We noticed you’re blocking ads

Thanks for visiting CRSToday. Our advertisers are important supporters of this site, and content cannot be accessed if ad-blocking software is activated.

In order to avoid adverse performance issues with this site, please white list https://crstoday.com in your ad blocker then refresh this page.

Need help? Click here for instructions.

Cataract Surgery Cataract Surgical Care In The Presence Of Inflammatory Disease | Feb 2012

Pre- and Postoperative Cataract Care of Eyes With Inflammatory Disease

By initiating management prior to surgery, ophthalmologists can improve the success of the cataract procedure and increase patients' satisfaction.

Patients with coexisting inflammatory disease are at increased risk of delays in visual recovery and complications after cataract surgery. It is imperative that ophthalmologists diagnose during the preoperative examination inflammatory conditions that may complicate patients' postoperative recovery. Common examples include aqueous tear-deficient dry eye disease (DED), meibomian gland dysfunction (MGD), and uveitis.

AQUEOUS Tear-deficient DED

The visual recovery after cataract surgery of patients with aqueous tear-deficient DED is often delayed, especially if corneal staining is evident preoperatively. Aggressive management before surgery is therefore preferable to postoperative treatment, when the patient is likely to be frustrated and unhappy.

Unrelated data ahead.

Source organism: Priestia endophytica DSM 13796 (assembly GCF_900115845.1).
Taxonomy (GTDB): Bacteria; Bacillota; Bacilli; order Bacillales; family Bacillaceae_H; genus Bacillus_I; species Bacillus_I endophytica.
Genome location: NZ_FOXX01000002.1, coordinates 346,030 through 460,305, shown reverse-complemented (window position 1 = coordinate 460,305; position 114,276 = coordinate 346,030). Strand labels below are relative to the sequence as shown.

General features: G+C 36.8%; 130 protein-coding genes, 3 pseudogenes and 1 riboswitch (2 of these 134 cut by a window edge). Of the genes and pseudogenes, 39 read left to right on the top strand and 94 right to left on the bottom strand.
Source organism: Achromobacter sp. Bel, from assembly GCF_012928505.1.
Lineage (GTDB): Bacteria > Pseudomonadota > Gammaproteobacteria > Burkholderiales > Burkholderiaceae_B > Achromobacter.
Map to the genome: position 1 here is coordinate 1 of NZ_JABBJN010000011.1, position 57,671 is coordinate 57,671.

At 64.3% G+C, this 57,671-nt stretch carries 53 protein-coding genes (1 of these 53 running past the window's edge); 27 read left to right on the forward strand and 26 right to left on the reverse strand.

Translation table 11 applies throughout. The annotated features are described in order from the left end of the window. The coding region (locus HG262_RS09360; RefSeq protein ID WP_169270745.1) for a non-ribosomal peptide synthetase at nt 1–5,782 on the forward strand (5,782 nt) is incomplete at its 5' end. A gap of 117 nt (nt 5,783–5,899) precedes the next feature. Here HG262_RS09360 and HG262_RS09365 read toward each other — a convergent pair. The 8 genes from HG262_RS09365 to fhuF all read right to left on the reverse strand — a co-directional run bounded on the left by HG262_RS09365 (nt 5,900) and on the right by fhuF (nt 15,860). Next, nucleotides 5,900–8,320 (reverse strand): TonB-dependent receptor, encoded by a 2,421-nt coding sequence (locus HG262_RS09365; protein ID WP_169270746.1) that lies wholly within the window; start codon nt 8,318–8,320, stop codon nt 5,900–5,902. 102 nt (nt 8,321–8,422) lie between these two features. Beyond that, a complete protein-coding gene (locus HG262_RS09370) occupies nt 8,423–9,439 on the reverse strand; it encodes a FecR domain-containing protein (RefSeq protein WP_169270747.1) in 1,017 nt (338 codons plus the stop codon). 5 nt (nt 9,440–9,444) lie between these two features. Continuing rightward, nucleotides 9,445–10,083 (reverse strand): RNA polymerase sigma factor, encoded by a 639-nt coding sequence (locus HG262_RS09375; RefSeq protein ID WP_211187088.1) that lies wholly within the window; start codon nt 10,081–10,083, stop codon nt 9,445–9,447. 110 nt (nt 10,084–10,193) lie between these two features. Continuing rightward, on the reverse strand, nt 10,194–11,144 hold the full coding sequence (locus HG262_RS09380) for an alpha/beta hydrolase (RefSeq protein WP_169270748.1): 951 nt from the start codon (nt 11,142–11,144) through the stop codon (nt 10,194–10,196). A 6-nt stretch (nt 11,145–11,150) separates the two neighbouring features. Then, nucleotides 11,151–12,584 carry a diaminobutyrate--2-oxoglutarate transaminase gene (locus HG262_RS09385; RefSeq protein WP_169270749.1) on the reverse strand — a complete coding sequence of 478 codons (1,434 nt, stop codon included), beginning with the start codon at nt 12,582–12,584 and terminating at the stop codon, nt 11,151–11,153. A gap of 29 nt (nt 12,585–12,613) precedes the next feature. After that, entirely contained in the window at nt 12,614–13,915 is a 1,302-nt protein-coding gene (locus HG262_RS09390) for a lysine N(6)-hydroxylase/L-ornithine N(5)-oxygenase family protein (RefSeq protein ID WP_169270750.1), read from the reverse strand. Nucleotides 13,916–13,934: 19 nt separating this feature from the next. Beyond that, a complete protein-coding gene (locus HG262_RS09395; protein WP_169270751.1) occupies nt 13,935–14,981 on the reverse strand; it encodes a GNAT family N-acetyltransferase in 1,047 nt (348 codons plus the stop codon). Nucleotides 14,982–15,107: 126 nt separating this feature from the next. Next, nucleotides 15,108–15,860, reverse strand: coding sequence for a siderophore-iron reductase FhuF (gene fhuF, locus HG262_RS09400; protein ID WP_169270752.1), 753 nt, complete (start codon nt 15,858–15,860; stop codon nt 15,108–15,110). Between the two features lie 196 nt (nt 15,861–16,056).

The level of matrix metalloproteinase-9 has consistently been shown to be elevated in the tears of patients with inflammatory DED.1 Testing for this inflammatory marker is extremely sensitive and specific. InflammaDry (Rapid Pathogen Screening Inc.; not available in the United States) is a new, accurate, in-office immunoassay that detects elevated levels of matrix metalloproteinase-9 in tears in 10 minutes. This test allows the clinician to more effectively diagnose inflammatory DED and begin appropriate therapy.

Initial treatment should include the frequent instillation of unpreserved artificial tears and a lubricating gel or ointment at night. Therapy with topical cyclosporine A (Restasis; Allergan, Inc.) also deserves strong consideration, because DED is a progressive condition that often worsens after cataract surgery. Although several weeks may elapse before cyclosporine therapy produces a significant response, treatment should continue during the postoperative period. An improved tear film often increases patients' satisfaction and quality of vision.